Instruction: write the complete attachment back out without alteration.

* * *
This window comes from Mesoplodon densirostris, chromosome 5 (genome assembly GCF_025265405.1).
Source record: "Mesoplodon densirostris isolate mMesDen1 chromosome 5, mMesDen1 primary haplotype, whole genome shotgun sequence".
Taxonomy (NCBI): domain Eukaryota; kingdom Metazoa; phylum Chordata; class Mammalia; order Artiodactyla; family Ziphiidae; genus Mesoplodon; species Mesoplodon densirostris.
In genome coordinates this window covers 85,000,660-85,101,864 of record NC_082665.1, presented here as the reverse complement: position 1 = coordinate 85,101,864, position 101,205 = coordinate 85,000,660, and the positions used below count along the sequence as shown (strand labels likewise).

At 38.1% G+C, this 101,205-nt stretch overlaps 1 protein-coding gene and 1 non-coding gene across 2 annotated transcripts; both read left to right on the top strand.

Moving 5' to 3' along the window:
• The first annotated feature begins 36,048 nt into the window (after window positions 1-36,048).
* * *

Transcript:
This window comes from Mesoplodon densirostris, chromosome 5 (genome assembly GCF_025265405.1).
Source record: "Mesoplodon densirostris isolate mMesDen1 chromosome 5, mMesDen1 primary haplotype, whole genome shotgun sequence".
Taxonomy (NCBI): domain Eukaryota; kingdom Metazoa; phylum Chordata; class Mammalia; order Artiodactyla; family Ziphiidae; genus Mesoplodon; species Mesoplodon densirostris.
In genome coordinates this window covers 85,000,660-85,101,864 of record NC_082665.1, presented here as the reverse complement: position 1 = coordinate 85,101,864, position 101,205 = coordinate 85,000,660, and the positions used below count along the sequence as shown (strand labels likewise).

At 38.1% G+C, this 101,205-nt stretch overlaps 1 protein-coding gene and 1 non-coding gene across 2 annotated transcripts; both read left to right on the top strand.

Moving 5' to 3' along the window:
• The first annotated feature begins 36,048 nt into the window (after window positions 1-36,048).